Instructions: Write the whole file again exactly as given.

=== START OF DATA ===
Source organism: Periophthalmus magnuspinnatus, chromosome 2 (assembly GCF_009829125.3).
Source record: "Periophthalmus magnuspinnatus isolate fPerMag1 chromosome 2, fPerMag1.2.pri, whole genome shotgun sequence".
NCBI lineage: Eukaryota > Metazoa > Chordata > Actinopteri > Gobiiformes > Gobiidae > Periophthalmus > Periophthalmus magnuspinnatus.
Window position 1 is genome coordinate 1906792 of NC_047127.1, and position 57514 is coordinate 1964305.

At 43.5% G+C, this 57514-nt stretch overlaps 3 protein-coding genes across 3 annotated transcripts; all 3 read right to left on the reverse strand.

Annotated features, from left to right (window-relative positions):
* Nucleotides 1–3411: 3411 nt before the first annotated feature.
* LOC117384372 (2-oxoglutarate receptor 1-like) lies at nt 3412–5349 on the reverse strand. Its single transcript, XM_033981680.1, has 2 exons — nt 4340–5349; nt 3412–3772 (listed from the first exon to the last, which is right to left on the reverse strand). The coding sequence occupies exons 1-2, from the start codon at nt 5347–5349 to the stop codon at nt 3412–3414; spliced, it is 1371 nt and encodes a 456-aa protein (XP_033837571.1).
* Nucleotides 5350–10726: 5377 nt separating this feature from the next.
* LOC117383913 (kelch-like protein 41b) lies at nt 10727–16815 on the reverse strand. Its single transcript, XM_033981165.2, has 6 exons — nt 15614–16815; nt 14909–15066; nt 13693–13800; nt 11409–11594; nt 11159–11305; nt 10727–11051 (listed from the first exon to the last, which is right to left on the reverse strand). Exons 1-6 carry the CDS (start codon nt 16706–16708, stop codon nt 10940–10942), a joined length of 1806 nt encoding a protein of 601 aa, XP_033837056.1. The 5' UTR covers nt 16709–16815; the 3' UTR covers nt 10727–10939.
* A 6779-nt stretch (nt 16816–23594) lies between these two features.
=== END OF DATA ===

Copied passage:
Source organism: Periophthalmus magnuspinnatus, chromosome 2 (assembly GCF_009829125.3).
Source record: "Periophthalmus magnuspinnatus isolate fPerMag1 chromosome 2, fPerMag1.2.pri, whole genome shotgun sequence".
NCBI lineage: Eukaryota > Metazoa > Chordata > Actinopteri > Gobiiformes > Gobiidae > Periophthalmus > Periophthalmus magnuspinnatus.
Window position 1 is genome coordinate 1906792 of NC_047127.1, and position 57514 is coordinate 1964305.

At 43.5% G+C, this 57514-nt stretch overlaps 3 protein-coding genes across 3 annotated transcripts; all 3 read right to left on the reverse strand.

Annotated features, from left to right (window-relative positions):
* Nucleotides 1–3411: 3411 nt before the first annotated feature.
* LOC117384372 (2-oxoglutarate receptor 1-like) lies at nt 3412–5349 on the reverse strand. Its single transcript, XM_033981680.1, has 2 exons — nt 4340–5349; nt 3412–3772 (listed from the first exon to the last, which is right to left on the reverse strand). The coding sequence occupies exons 1-2, from the start codon at nt 5347–5349 to the stop codon at nt 3412–3414; spliced, it is 1371 nt and encodes a 456-aa protein (XP_033837571.1).
* Nucleotides 5350–10726: 5377 nt separating this feature from the next.
* LOC117383913 (kelch-like protein 41b) lies at nt 10727–16815 on the reverse strand. Its single transcript, XM_033981165.2, has 6 exons — nt 15614–16815; nt 14909–15066; nt 13693–13800; nt 11409–11594; nt 11159–11305; nt 10727–11051 (listed from the first exon to the last, which is right to left on the reverse strand). Exons 1-6 carry the CDS (start codon nt 16706–16708, stop codon nt 10940–10942), a joined length of 1806 nt encoding a protein of 601 aa, XP_033837056.1. The 5' UTR covers nt 16709–16815; the 3' UTR covers nt 10727–10939.
* A 6779-nt stretch (nt 16816–23594) lies between these two features.